• Proof 2:
• Let $a, b \in R^{+}$ show that if $a \ne b$ then $f(a) \ne f(b)$
• $a \ne b => a^2 \ne b^2$ as $a, b \in R+ => f(a) \ne f(b) => f$ is injective.
• Surjective Function
• A function is said to be a surjective (onto) function if and only if every element of the co-domain of $f$, $B$, has at least one pre-image in the domain of $f, A$.
• In other words, every element in the output domain has some input that will return it.
• for all $y \in B$ there exists $x \in A$ such that $y = f(x)$

• Equivalent to saying range and co-domain of surjective function are the same.
• $\text{ CO}-D_f = R_f$
• Examples: • An example Linear Function

• Show that the function $f: R -> R$ with $f(x) = 2x+3$ is a surjective (onto) function.
• Need to show that for any element $y \in R$, there exists $x \in \mathbb{R}$ such that $f(x) = y$
• Proof:
• $f(x) = y$ => $2x + 3 = y$ => $2x = y - 3$ => $x = \frac{y-3}{2} \in R$
• Hence, for all $y \in R$, there exists $x = \frac{y-3}{2} \in R$ such that $f(x) = y$
• An example quadratic function that is not surjective
• Show that function $f: R-> R$ with $f(x) = x^2$ not a surjective (onto) functions
• Proof: * Let $y \in R$, show that there exists $x \in R$ such that $f(x) = y$ * $R_f (\text{ set images }) = [0, + \infty [\ne R(co-D_f) = R$ * We know the range of $Rf$ is positive integers only: all negative images have no pre-images.
• Examples:
• Injective, not surjective • Injective because each element in the domain has a unique image.
• Not surjective because the element 2 in the co-domain has no pre-image.
• Surjective but not injective • Not injective because a and d are different but have the same image.
• Injective and surjective • Each element has a unique image.
• Each element in co-domain has at least one pre-image.
• Neither injective nor surjective • Not injective because a and c have the same image.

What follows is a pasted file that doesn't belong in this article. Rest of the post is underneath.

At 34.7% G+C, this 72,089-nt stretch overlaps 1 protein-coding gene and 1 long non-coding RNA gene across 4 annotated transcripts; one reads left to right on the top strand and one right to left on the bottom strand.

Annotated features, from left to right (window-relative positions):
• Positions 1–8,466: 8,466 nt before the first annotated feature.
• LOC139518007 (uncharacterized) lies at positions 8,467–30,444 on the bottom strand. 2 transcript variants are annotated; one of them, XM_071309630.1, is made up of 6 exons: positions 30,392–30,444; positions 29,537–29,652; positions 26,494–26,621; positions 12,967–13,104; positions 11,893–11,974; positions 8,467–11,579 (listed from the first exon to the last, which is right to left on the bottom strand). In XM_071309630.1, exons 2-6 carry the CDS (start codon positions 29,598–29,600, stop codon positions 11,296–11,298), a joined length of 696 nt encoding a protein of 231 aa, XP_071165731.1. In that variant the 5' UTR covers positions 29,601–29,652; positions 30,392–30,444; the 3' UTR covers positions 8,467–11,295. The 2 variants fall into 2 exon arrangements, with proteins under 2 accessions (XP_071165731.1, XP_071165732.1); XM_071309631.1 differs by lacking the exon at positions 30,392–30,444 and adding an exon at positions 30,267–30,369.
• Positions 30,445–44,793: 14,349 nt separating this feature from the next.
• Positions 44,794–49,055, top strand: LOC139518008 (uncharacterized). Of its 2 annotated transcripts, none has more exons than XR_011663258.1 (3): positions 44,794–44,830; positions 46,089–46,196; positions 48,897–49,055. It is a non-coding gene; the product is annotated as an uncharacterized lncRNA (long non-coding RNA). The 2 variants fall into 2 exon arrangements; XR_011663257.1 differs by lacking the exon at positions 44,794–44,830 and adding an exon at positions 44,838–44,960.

• Not surjective because the 4 element of co-domain has no pre-image.
• Not a valid function • Input a has 2 outputs. In a function, an input can only have a single output.

### Part 1

• *$f_1 : \mathbb{R} \rightarrow \mathbb{R}$ where $f(x) = x^{2} + 1$
• Claim: This function is not injective.
• Proof:
• Let $a = 2$, $b = -2$
• $f(2) = (2)^2 + 1 = 5$
• $f(-2) = (-2)^2 + 1 = 5$
• $f(2) = f(-2)$ therefore the function is not injective.
• Claim: This function is not surjective.
• Proof:
• $f(x) = y$
• $x^2 + 1 = y$
• $x^2 = y - 1$
• $x = \sqrt{(y - 1)}$
• $R \sqrt{(y - 1)} = [1, + \infty [$
• $[1, + \infty [ \ \ne \mathbb{R}$ therefore, this function is not surjective.
• *$f_2 : \mathbb{R} \rightarrow [1, + \infty [ \text{ where } f(x) = x^{2} + 1$
• Claim: This function is not injective.
• Proof:
• Let $a = 2$, $b = -2$
• $f(2) = (2)^2 + 1 = 5$
• $f(-2) = (-2)^2 + 1 = 5$
• $f(2) = f(-2)$ therefore the function is not injective.
• Claim: This function is surjective.
• Proof:
• $f(x) = y$
• $x^2 + 1 = y$
• $x^2 = y - 1$
• $x = \sqrt{(y - 1)}$
• $R _{\sqrt{(y - 1)}} = [1, + \infty [$ therefore, this function is surjective.
• $f_3: \mathbb{R} \rightarrow \mathbb{R} \text{ where } f(x) = x^3$
• Claim: This function is injective.
• Proof:
• $f(a) = f(b)$
• $f(a) = a^3$
• $f(b) = b^3$
• $a^3 = b^3$
• $(a^3)^{1/3} = (b^3)^{1/3}$
• $a = b$ for all $a, b \in \mathbb{R}$ there the function is injective.
• Claim: This function is surjective
• Proof:
• $f(x) = y$
• $x^3 = y$
• $x = \sqrt{y}$
• $\sqrt{y} \in \mathbb{R}$ therefore, the function is surjective.
• $f_4 : \mathbb{R} \rightarrow \mathbb{R} \text{ where } f(x) = 2x + 3$
• Claim: This function is injective.
• Proof:
• $f(a) = f(b)$
• $2a + 3 = 2b + 3$
• $2a = 2b$
• $a = b$ therefore f is injective.
• Claim: This function is surjective.
• Proof:
• $f(x) = y$
• $2x + 3 = y$
• $2x = y - 3$
• $x = \frac{y-3}{2} \in \mathbb{R}$ therefore the function is surjective.
• $f_5: \mathbb{Z} \rightarrow \mathbb{Z} \text{ where } f(x) = 2x + 3$
• Claim: This function is injective.
• Proof:
• $f(a) = f(b)$
• $2a + 3 = 2b + 3$
• $2a = 2b$
• $a = b$ therefore $f$ is injective.
• Claim: This function is not surjective
• Proof:
• $f(a) = 2a + 3$
• $f(x) = y$
• $2x + 3 = y$
• $2x = y - 3$
• $x = \frac{y-3}{2} \notin \mathbb{Z}$ for all $x$ therefore this function is not surjective.

### Part 2

Let $f : \mathbb{R} \rightarrow ]1, +\infty[$ with $f(x) = e^{x} + 1$

1. Show that $f(x)$ is bijection.

• Claim: $f(x)$ is a bijective as it is both injective and surjective.
• Proof of injective:
• $f(a) = f(b)$
• $f(a) = e^a + 1$
• $f(b) = e^b + 1$
• $e^a = e^b$
• $a = b$ therefore the function is injective.
• Proof of surjective:
• $R \ {e^x} = [1, +\infty[$
• $\text{Co-D } e_x = [1, +\infty[$
• $R \ {e^x} = \text{Co-D } e_x$ therefore the function is surjective.
2. Find the inverse function $f^{-1}$.

• $f(x) = y$
• $e^x + 1 = y$
• $e^x = y - 1$
• $x = \log_e(y - 1)$
• $f^{-1}(x) = log_e(x - 1)$
3. Plot the curve of $f$ and $f^{-1}$ in the same graph. 4. What can you say about these two curves?

The curves are symmetric with respect to the line $y = x$.